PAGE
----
In August 1964, Makoa eventually joined the Police Mobile Unit (PMU), a unit that was reserved for riot control in anticipation of general elections that took place in 1966.

He says having been forced to drop out of school, the decision to join the police “was a terrible choice”.

In January 1969, Makoa left the PMU and joined the regular police service at the Maseru Central Charge Office. He doubled up as a police clerk and driver.

But even when he appeared down and out, Makoa still had a thirst for education.

“That feeling never disappeared; I always felt it was a mistake not to be educated up to Ordinary Level. That desire was never extinguished.”

And so later in 1969, Makoa began studying for his O-Levels through distance learning after he enrolled with the International Correspondence School (ICS) based in Johannesburg, South Africa.

Three years after he began his studies, Makoa passed his Cambridge O-Level exams.

In 1972, Makoa was promoted to a Police Sergeant.

Armed with his O-level certificate Makoa still wanted to further his studies but his immediate boss then was not impressed.

When his boss realised Makoa was on the verge of securing a scholarship to study at the NUL, he slapped him with an immediate transfer to some rural outpost in Ha-Ramabanta.

He felt he was being punished and an opportunity to further his studies was lost.

Makoa says educated people found it extremely hard to work within the police those days.

For the next four years, Makoa worked at the Police Training College as an instructor for new recruits.

He left in 1975 when he was transferred to the Ministry of Labour as a district labour officer.

In 1979, Makoa attended a four-month course in industrial relations at the British Ministry of Labour in England, which he says was a labour college meant for the working class in Britain. He later that year proceeded to do a two-year diploma in industrial relations at Ruskin College, Oxford.

His thesis was on industrial relations and racism within banks in Lesotho.

He later enrolled with the National University of Lesotho to complete his Political Science and Public Administration degree programme.

Makoa says his stint at Ruskins helped shape his political consciousness as the community there was very active politically, hence his decision to pursue political science.

“I thought studying Political Science and understanding politics would contribute to my development and give me the skills I required to respond to political phenomena and solve political problems at home,” he says.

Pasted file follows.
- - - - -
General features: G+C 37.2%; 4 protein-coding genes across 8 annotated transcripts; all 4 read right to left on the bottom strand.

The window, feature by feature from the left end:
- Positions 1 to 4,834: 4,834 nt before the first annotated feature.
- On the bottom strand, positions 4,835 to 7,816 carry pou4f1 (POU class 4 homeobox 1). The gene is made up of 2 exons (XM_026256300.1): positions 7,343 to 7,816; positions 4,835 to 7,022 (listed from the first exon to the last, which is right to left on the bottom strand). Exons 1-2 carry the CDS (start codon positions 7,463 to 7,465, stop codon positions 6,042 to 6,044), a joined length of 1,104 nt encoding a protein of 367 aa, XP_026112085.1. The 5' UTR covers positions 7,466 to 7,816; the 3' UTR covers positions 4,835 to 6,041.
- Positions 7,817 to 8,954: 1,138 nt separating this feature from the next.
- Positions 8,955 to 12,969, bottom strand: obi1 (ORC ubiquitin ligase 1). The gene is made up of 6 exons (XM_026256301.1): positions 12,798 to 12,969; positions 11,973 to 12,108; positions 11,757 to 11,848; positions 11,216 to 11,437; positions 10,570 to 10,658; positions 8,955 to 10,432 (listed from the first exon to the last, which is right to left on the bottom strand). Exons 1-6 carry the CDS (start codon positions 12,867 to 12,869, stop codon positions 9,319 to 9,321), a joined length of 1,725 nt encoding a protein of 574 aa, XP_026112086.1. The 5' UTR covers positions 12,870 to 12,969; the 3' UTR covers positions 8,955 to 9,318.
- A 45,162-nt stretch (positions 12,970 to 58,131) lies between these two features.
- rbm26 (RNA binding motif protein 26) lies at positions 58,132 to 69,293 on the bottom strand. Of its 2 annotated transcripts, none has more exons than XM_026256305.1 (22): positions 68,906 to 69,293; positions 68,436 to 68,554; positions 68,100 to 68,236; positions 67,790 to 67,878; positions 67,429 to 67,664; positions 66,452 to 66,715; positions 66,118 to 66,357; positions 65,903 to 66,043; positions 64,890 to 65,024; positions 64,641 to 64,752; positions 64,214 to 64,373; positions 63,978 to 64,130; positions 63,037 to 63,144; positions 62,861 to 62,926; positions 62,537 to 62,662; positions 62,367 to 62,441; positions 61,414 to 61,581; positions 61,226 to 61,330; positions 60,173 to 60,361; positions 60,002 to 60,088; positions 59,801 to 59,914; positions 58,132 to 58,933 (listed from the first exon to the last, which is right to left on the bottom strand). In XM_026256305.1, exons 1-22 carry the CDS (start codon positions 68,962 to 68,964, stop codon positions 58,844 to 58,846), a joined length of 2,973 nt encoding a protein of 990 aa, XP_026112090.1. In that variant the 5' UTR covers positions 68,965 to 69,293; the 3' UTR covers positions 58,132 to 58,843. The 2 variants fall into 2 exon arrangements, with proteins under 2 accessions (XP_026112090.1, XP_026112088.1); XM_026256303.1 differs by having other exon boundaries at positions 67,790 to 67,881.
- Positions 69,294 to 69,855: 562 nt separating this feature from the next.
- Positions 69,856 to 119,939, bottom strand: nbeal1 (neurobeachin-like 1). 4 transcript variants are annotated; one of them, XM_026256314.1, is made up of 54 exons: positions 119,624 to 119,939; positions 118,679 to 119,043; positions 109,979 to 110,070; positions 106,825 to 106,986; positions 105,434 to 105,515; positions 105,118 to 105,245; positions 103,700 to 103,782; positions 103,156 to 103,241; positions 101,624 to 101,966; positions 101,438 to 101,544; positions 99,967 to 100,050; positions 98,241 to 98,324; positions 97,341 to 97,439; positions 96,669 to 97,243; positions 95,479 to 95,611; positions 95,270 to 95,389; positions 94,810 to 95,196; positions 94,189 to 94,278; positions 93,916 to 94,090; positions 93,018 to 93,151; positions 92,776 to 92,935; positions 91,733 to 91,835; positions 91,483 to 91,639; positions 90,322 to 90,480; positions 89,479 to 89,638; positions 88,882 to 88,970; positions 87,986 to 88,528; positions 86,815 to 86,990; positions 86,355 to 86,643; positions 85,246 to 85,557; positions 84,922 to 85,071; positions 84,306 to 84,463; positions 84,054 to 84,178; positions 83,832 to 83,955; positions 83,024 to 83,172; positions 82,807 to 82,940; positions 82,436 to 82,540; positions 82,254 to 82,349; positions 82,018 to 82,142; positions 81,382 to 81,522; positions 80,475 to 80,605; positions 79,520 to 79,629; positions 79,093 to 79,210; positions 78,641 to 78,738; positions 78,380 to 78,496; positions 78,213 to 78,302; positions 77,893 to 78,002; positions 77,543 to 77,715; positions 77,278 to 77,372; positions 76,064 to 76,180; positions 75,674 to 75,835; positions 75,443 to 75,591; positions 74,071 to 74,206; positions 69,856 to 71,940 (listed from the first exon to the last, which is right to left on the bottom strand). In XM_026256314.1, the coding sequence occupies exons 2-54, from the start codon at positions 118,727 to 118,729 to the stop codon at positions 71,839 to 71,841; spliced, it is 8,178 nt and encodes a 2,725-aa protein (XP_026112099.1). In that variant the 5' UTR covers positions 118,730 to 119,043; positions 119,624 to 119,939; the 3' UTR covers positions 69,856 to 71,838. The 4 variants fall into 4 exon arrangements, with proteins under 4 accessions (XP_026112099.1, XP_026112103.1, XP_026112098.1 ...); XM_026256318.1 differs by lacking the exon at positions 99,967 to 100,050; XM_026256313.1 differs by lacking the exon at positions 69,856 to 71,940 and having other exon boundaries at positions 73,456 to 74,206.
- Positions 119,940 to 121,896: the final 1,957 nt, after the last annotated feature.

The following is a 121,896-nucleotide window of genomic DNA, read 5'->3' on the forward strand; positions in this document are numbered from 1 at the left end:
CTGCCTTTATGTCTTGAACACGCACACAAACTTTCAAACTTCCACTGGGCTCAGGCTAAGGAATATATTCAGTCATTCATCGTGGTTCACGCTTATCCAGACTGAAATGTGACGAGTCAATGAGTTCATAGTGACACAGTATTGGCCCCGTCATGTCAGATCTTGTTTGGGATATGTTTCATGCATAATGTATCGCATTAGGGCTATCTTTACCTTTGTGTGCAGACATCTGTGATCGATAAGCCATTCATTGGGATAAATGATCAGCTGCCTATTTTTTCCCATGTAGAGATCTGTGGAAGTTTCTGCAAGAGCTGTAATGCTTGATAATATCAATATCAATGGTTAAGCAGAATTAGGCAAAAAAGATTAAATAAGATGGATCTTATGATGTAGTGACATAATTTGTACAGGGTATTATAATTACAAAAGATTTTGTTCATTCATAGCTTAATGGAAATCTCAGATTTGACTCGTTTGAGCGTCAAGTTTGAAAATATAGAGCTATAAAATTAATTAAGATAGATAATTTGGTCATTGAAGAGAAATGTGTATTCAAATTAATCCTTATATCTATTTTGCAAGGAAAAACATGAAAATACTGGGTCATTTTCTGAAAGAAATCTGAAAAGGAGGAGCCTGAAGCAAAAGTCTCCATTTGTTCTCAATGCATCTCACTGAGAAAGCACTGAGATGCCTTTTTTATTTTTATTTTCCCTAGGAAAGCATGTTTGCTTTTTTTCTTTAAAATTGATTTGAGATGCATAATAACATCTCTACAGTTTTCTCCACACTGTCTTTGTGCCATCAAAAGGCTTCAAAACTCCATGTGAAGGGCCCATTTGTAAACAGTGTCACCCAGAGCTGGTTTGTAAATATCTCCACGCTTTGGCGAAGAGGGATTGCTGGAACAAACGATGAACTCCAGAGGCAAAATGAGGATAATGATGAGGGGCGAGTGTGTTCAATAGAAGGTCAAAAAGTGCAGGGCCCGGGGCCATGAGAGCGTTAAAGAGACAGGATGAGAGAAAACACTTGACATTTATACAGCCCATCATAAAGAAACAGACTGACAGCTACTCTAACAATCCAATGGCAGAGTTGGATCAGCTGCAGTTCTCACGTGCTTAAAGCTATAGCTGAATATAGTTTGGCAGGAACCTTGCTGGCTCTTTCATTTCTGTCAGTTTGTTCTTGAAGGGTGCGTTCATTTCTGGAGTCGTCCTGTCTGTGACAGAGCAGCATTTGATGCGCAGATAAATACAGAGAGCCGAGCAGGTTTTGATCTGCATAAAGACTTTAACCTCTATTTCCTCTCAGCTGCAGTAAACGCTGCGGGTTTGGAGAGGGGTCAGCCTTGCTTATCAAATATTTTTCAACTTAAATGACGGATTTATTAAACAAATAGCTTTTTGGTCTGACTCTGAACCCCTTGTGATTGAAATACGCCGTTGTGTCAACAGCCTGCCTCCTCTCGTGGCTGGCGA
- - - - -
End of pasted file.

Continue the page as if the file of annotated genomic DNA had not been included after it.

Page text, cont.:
That made sense given the complex political problems Lesotho was going through in the early 1980s which culminated in a military coup in 1986 that toppled then Prime Minister Leabua Jonathan.

Yet, in spite of the tense political atmosphere in Lesotho then, Makoa says students at the NUL enjoyed academic freedom with very little interference from the government.

He attributes the vibrant political culture to the decolonisation process that was underway in southern Africa that saw thousands of exiled students from South Africa and Namibia studying at the NUL.

“We had a diversity of people and experiences at the university who were radical in their own assessment,” he says.

Makoa holds a Masters in Political Science from Kansas University in the United States. He also holds a Doctorate from the University of Liverpool in the UK. His doctoral thesis was titled, Lesotho: The Politics of Development.

He retired from the NUL in 2010 when he turned 65 but was invited back on a year-on-year contract until 2014.

Quizzed about the alleged repression and human rights violations in the 1970s and 80’s, Makoa says it would be inaccurate to point at casualties as having come from one side.

“There were casualties on both sides of the political spectrum with a few policemen being killed during the clashes,” he says.

He says the new democratic government after the re-introduction of democracy in 1993 should have set up a Commission of Inquiry to investigate what really happened during the troubled years after 1970.

“If you declare a state of emergency you expect resistance and the regime (of Chief Leabua Jonathan) had to respond by violent means to stay in power.”

“We thought the first action the new government would do after the 1993 elections would have been to open up those documents and study what happened. You cannot have stability if you allow crime to continue.”

Francis Kopano Makoa Fact File

  • Born March 11, 1945
  • Member of Police Mobile Unit 1964-1969
  • Member of the Lesotho police force 1969-1975; Worked at the Maseru Training College
  • 1975-84: Department of Labour
  • Doctoral thesis title: Lesotho: The Politics of Development
  • Studied at Ruskin College in Oxford for an Industrial Relations diploma
  • Masters in Political Science: 1987
  • PhD from University of Liverpool, UK: 1994
  • 1985-2010: Lecturer in Political Science at the NUL

“We must be guided by the Constitution and we must be ready to live by values embodied in the Constitution.”